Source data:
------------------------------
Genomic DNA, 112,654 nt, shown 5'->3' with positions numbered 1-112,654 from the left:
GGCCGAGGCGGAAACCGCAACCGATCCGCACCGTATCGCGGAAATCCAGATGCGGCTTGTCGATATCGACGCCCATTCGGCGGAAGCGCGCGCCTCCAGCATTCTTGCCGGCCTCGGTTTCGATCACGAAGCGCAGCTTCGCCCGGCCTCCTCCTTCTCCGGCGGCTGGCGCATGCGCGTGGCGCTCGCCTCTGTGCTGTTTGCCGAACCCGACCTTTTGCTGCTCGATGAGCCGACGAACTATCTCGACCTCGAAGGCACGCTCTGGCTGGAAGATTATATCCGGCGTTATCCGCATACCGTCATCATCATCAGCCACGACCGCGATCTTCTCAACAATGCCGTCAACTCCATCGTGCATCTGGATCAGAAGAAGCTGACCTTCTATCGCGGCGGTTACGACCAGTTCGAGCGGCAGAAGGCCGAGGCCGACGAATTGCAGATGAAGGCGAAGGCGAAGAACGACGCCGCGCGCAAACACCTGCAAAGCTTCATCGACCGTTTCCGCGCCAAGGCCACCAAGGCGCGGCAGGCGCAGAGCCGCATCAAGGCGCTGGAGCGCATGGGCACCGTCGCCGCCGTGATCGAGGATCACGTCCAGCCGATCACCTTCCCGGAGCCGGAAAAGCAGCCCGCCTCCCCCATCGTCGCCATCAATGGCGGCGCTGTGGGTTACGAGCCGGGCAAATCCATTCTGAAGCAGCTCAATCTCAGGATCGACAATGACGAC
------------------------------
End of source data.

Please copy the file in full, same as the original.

Genomic DNA, 112,654 nt, shown 5'->3' with positions numbered 1-112,654 from the left:
GGCCGAGGCGGAAACCGCAACCGATCCGCACCGTATCGCGGAAATCCAGATGCGGCTTGTCGATATCGACGCCCATTCGGCGGAAGCGCGCGCCTCCAGCATTCTTGCCGGCCTCGGTTTCGATCACGAAGCGCAGCTTCGCCCGGCCTCCTCCTTCTCCGGCGGCTGGCGCATGCGCGTGGCGCTCGCCTCTGTGCTGTTTGCCGAACCCGACCTTTTGCTGCTCGATGAGCCGACGAACTATCTCGACCTCGAAGGCACGCTCTGGCTGGAAGATTATATCCGGCGTTATCCGCATACCGTCATCATCATCAGCCACGACCGCGATCTTCTCAACAATGCCGTCAACTCCATCGTGCATCTGGATCAGAAGAAGCTGACCTTCTATCGCGGCGGTTACGACCAGTTCGAGCGGCAGAAGGCCGAGGCCGACGAATTGCAGATGAAGGCGAAGGCGAAGAACGACGCCGCGCGCAAACACCTGCAAAGCTTCATCGACCGTTTCCGCGCCAAGGCCACCAAGGCGCGGCAGGCGCAGAGCCGCATCAAGGCGCTGGAGCGCATGGGCACCGTCGCCGCCGTGATCGAGGATCACGTCCAGCCGATCACCTTCCCGGAGCCGGAAAAGCAGCCCGCCTCCCCCATCGTCGCCATCAATGGCGGCGCTGTGGGTTACGAGCCGGGCAAATCCATTCTGAAGCAGCTCAATCTCAGGATCGACAATGACGAC